Objectives: Many developed countries have seen declining mortality rates for heart disease, together with an alleged decline in incidence and a seemingly paradoxical increase in health care demands. This paper presents a model for forecasting the plausible evolution of heart disease morbidity.
Methods: The simulation model combines data from different sources. It generates acute coronary event and mortality rates from published data on incidences, recurrences, and lethalities of different heart disease conditions and interventions. Forecasts are based on plausible scenarios for declining incidence and increasing survival.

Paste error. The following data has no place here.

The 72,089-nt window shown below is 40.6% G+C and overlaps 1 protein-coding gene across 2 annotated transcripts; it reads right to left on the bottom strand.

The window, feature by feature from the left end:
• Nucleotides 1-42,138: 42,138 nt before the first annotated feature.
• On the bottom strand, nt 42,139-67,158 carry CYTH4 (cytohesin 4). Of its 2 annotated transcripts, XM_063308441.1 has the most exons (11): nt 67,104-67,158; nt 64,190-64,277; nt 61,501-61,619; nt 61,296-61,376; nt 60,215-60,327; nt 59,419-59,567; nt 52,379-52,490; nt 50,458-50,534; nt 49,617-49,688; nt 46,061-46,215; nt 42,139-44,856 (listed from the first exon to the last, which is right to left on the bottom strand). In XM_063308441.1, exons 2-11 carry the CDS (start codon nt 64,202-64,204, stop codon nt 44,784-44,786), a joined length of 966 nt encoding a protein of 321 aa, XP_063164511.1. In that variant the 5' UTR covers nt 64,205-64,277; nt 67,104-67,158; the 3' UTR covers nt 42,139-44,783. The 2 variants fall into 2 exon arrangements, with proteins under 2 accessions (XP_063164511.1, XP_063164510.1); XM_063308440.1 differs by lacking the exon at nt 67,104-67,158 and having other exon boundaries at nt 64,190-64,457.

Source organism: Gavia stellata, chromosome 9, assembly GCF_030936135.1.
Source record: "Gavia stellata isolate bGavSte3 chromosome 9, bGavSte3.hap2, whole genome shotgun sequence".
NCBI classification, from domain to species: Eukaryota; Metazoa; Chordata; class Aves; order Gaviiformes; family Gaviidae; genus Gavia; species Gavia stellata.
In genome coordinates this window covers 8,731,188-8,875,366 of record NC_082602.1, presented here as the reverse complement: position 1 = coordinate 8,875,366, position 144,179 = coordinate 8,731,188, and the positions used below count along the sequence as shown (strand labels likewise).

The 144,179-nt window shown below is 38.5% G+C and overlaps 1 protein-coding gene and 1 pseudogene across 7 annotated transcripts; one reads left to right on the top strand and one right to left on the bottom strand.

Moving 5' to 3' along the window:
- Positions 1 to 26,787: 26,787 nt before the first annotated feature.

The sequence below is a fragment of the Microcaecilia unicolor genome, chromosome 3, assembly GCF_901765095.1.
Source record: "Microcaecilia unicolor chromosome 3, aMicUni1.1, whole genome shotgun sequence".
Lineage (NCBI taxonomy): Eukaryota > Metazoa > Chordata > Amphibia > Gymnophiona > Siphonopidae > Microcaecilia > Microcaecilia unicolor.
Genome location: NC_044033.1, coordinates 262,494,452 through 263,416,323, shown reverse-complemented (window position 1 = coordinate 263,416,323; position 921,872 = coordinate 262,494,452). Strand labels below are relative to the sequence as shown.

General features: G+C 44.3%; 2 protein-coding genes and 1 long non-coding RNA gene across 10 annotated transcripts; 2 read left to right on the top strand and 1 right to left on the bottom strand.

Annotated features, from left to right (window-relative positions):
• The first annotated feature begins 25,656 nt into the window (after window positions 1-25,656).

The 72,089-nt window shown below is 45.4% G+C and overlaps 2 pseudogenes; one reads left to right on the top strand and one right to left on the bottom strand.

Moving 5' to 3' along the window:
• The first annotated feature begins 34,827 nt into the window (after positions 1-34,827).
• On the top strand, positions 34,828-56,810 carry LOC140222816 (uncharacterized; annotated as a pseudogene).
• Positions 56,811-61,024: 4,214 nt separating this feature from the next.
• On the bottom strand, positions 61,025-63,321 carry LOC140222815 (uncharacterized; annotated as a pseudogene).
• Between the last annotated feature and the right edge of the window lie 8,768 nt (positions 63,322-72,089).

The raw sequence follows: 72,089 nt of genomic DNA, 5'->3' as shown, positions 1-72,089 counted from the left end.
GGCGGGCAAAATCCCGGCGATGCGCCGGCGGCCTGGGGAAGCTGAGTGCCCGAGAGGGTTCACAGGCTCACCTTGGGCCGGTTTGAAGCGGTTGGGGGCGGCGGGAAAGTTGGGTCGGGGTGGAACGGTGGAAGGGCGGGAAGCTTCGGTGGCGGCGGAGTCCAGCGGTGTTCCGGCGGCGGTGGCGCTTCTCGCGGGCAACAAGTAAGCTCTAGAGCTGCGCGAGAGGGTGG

Results: Mortality is postponed more than incidence. Prevalence rates of morbidity will decrease among the young and middle-aged but increase among the elderly. As the milder disease states act as risk factors for the more severe states, effects will culminate in the most severe disease states with a disproportionate increase in older people.
Conclusions: Increasing health care needs in the face of declining mortality rates are no contradiction, but reflect a tradeoff of mortality for morbidity. The aging of the population will accentuate this morbidity increase.